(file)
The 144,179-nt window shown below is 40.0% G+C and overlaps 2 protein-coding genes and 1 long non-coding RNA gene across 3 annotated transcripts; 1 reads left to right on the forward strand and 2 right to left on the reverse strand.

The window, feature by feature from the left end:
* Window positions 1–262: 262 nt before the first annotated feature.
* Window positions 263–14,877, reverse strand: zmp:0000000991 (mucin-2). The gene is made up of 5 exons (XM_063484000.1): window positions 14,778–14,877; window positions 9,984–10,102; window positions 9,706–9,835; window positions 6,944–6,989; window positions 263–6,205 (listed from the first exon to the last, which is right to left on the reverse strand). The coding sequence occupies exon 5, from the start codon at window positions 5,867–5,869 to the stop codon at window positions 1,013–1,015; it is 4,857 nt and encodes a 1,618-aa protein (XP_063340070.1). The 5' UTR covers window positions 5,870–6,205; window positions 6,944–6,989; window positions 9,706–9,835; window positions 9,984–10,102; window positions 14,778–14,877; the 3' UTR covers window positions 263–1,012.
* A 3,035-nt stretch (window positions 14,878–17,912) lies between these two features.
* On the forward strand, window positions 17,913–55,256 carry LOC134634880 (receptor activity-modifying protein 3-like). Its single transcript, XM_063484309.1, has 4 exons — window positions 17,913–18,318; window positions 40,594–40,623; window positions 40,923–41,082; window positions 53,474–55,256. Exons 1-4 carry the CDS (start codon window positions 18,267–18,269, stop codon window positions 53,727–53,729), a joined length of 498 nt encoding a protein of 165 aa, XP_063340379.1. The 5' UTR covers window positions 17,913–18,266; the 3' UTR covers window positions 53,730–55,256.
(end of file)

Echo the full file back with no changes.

The 144,179-nt window shown below is 40.0% G+C and overlaps 2 protein-coding genes and 1 long non-coding RNA gene across 3 annotated transcripts; 1 reads left to right on the forward strand and 2 right to left on the reverse strand.

The window, feature by feature from the left end:
* Window positions 1–262: 262 nt before the first annotated feature.
* Window positions 263–14,877, reverse strand: zmp:0000000991 (mucin-2). The gene is made up of 5 exons (XM_063484000.1): window positions 14,778–14,877; window positions 9,984–10,102; window positions 9,706–9,835; window positions 6,944–6,989; window positions 263–6,205 (listed from the first exon to the last, which is right to left on the reverse strand). The coding sequence occupies exon 5, from the start codon at window positions 5,867–5,869 to the stop codon at window positions 1,013–1,015; it is 4,857 nt and encodes a 1,618-aa protein (XP_063340070.1). The 5' UTR covers window positions 5,870–6,205; window positions 6,944–6,989; window positions 9,706–9,835; window positions 9,984–10,102; window positions 14,778–14,877; the 3' UTR covers window positions 263–1,012.
* A 3,035-nt stretch (window positions 14,878–17,912) lies between these two features.
* On the forward strand, window positions 17,913–55,256 carry LOC134634880 (receptor activity-modifying protein 3-like). Its single transcript, XM_063484309.1, has 4 exons — window positions 17,913–18,318; window positions 40,594–40,623; window positions 40,923–41,082; window positions 53,474–55,256. Exons 1-4 carry the CDS (start codon window positions 18,267–18,269, stop codon window positions 53,727–53,729), a joined length of 498 nt encoding a protein of 165 aa, XP_063340379.1. The 5' UTR covers window positions 17,913–18,266; the 3' UTR covers window positions 53,730–55,256.